Author: François Foret
In recent years, the EU has taken several initiatives to promote freedom of religion across the world, even though the cause has been losing some of its lustre within international relations and has thrown into question the idea of basic rights as an indivisible whole, writes Professor François Foret.
François Foret is a professor of political science at Université Libre de Bruxelles.
It reveals a search for a balance between various factors: a symbolic display of unity around fundamental principles vs a calculated defence of the sometimes divergent interests of the EU as a whole, of member states and different Community institutions; preference for law over politics to contain the conflictual dimension of religion vs pragmatism leading sometimes to bend principles to comply with conditions on the field.
The emergence of a European strategy for promoting religious freedom is not a direct result of treaties, since the EU has no competence in this matter, particularly as regards defining what (and who) is a religion.
The prism of human rights, the fundamental mission and ultimate justification for the EU, thus offers the only possible action repertoire. Its consensual dimension suits best diplomats that have the difficult task of getting twenty-eight member states to speak with one voice.
This explains why the European External Action Service (EEAS) launched in 2011 has found that freedom of religion offers a symbolic cause with which it can assert itself at little cost as a political actor in dealings with third countries as well as other EU institutions.
However, things become appreciably more complicated as soon as one moves from upholding principles to putting them into practice. Our research has analysed the case of the ‘EU Guidelines on the promotion and protection of freedom of religion or belief’, a document intended to inform the approach taken by agents and partners of European diplomacy in the field.
Published in 2013, the document was the subject of our survey of EEAS Delegations around the world in 2015-2016 and should be subjected to an official impact assessment in 2017.
The main findings of this research first of all confirm the secondary importance of religion in diplomatic practice. Whatever its salience as a problem needing to be dealt with, and its political visibility, it continues to meet indifference, mistrust or hostility among foreign affairs professionals whose ethos calls for issues to be rationalised with a view to finding compromises recognising the interests of all parties.
Even reduced to the notion of freedom of religion, in itself a legal codification limiting its potential for controversy, religion remains too uncontrollable a variable to easily find a place in the diplomat’s tool kit.
The EU is exposed to the flaws inherent in any policy promoting religious freedom. Three dangers are lying in wait: regionalisation, confessionalisation and religionisation.
Regionalisation: reducing religion to freedom of religion ends up with religion becoming visible only where freedom of religion is under threat, thus masking it as a political variable at work within established democracies and increasing the risk of opposing a secular, pacified Western world to a developing world dominated by religious passions and violations of fundamental rights.
Confessionalisation: attempts to measure religious freedom stress individual practices, based on a conception of religion strongly influenced by the Judeo-Christian model which does not necessarily take account of the realities of other spiritual traditions with their less marked distinction between the sacred and the profane and between the individual and the collective.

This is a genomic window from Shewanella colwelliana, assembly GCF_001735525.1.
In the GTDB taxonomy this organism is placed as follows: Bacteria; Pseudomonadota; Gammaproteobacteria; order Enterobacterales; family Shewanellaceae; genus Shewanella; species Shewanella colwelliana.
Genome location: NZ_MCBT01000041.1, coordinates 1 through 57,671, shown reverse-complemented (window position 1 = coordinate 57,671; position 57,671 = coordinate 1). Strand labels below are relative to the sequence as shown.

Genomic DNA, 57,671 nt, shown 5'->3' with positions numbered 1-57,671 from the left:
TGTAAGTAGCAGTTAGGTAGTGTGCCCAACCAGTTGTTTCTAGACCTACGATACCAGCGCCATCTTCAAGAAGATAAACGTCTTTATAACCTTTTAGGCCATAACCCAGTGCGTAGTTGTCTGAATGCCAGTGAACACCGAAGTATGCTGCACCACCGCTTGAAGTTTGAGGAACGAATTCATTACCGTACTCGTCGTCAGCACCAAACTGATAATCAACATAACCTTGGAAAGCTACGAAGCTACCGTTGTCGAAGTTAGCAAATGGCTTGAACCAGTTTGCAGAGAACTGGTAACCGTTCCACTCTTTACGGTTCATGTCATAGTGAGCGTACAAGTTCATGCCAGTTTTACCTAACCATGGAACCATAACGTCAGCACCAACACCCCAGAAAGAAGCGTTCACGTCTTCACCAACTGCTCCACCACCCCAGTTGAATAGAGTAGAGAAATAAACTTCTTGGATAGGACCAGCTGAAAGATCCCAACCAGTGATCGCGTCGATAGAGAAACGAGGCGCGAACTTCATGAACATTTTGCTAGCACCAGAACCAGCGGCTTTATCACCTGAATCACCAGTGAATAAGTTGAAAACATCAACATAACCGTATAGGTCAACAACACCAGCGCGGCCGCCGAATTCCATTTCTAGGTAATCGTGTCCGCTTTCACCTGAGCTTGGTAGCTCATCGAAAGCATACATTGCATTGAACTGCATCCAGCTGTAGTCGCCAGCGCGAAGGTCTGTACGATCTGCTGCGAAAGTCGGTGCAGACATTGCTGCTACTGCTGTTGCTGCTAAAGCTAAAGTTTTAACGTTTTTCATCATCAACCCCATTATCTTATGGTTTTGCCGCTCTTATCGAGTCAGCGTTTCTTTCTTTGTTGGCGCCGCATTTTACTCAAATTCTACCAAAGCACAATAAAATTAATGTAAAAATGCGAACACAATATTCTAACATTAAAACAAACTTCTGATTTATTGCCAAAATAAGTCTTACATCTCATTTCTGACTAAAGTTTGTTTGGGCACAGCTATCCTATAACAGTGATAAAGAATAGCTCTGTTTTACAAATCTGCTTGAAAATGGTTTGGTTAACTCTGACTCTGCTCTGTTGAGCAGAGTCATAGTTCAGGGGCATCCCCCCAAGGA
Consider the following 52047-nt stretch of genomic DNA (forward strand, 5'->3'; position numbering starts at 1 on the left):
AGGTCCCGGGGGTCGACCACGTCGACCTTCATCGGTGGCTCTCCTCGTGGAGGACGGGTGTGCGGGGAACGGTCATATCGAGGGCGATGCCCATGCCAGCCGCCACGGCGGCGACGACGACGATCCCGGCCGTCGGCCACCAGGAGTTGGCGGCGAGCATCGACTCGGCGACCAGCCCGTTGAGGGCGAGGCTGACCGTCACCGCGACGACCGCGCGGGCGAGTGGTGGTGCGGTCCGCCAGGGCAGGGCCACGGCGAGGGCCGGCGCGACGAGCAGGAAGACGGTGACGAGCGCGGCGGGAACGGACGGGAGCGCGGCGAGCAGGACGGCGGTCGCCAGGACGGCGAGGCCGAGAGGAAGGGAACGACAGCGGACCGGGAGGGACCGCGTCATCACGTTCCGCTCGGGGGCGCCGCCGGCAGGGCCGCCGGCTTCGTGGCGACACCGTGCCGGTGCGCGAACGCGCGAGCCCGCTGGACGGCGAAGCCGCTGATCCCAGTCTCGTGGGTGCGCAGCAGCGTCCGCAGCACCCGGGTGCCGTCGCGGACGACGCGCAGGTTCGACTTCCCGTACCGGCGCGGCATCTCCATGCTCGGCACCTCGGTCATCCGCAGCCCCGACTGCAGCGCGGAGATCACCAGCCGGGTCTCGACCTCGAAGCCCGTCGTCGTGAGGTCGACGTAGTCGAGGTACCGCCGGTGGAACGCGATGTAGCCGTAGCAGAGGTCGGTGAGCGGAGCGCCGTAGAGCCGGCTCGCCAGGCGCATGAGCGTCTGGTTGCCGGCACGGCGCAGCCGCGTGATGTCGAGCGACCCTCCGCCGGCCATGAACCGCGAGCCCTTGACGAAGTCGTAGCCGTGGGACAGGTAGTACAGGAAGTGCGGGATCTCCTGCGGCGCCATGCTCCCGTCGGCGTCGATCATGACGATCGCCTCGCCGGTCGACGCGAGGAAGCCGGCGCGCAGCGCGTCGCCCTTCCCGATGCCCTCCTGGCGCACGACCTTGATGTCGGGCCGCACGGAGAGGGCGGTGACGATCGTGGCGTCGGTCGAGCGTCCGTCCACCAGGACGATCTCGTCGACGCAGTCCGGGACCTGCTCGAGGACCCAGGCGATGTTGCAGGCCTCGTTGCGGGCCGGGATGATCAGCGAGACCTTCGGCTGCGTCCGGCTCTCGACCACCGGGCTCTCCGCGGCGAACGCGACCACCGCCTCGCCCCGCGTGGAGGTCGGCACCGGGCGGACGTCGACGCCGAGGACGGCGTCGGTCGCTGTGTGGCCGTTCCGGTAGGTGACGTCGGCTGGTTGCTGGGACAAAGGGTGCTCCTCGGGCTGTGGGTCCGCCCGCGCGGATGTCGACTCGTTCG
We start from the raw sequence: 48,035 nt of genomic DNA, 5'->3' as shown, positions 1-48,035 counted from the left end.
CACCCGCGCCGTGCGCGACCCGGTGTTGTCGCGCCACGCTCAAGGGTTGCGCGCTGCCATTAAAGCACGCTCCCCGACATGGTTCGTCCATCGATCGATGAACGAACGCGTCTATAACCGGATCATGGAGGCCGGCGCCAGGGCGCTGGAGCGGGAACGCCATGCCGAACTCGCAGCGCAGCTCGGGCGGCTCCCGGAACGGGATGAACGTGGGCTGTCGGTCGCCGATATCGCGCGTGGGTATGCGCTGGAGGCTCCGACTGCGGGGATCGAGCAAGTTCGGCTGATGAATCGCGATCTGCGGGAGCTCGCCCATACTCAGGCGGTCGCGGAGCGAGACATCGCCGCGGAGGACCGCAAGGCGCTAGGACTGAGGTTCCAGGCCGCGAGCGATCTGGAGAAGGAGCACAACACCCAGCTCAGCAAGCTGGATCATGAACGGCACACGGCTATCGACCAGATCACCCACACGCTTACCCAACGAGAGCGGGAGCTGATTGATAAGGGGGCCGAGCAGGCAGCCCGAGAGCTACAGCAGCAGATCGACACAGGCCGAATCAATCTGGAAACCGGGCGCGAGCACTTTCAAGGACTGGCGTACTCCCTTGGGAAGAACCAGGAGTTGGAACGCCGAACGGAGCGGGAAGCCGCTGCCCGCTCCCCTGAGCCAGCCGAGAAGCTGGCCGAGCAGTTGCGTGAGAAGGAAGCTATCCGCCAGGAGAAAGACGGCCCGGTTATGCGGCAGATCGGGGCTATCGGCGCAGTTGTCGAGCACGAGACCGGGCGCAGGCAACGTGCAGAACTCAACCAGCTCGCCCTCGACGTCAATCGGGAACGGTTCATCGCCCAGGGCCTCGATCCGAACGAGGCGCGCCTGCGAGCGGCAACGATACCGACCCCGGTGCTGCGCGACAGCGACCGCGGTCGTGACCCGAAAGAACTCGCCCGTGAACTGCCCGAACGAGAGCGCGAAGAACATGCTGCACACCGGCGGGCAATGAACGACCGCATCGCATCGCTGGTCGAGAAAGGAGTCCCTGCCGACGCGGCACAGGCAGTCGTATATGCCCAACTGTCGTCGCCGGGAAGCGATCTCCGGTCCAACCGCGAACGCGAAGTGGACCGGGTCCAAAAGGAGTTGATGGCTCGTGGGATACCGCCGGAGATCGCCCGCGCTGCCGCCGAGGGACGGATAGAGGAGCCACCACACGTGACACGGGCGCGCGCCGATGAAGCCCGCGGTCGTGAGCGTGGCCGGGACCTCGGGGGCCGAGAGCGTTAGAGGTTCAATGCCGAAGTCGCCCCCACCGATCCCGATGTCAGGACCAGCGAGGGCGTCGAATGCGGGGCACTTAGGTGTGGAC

Inequalities between religions may be increased to the benefit of those of them which have a hierarchy and spokespersons to make themselves heard. In certain cases, the break with equality is explicit, for example when some European political actors defend the idea that the EU should prioritize the protection of Christian minorities in danger in third countries, because of its civilizational heritage.
Religionalisation: the ‘umbrella’ of religious freedom held out by the EU and other international organisations may lead some social groups or individuals to reformulate their originally secular claims in religious terms in order to benefit from the golden opportunity thus provided. Social, economic, cultural or territorial divisions may thus be invested with a spiritual dimension which makes it harder to resolve differences.
A final manifestation of European policy on religious freedom which has led to polemics was the 2016 appointment by the President of the European Commission Jean-Claude Junker of a special envoy for the promotion of freedom of religion or belief.
This singularisation of the notion has emphasised the break with the European vision of fundamental rights as an indivisible whole. The personality of the holder of this office (Slovak Jan Figel, a former Commissioner known to be a fervent Catholic) and the announcement of its creation in the presence of the Pope in the Vatican has given the post a culturalist connotation.
Finally, the fact that this Special Envoy reports not to the EEAS but to the Commissioner in charge of International Cooperation and Development has increased the perception of religious problems as particular to the most deprived parts of the world and does little to clarify the EU’s bureaucratic framework.
During Jan Figels’ first twelve-month period in office, the post gained a certain amount of visibility and took its place without major clashes in the institutional galaxy of the Community, but its real impact remains uncertain. The reappointment of the Special Envoy for an extra year announced in April 2017 did not resolve the ambiguities in his role or overcome resistance to it.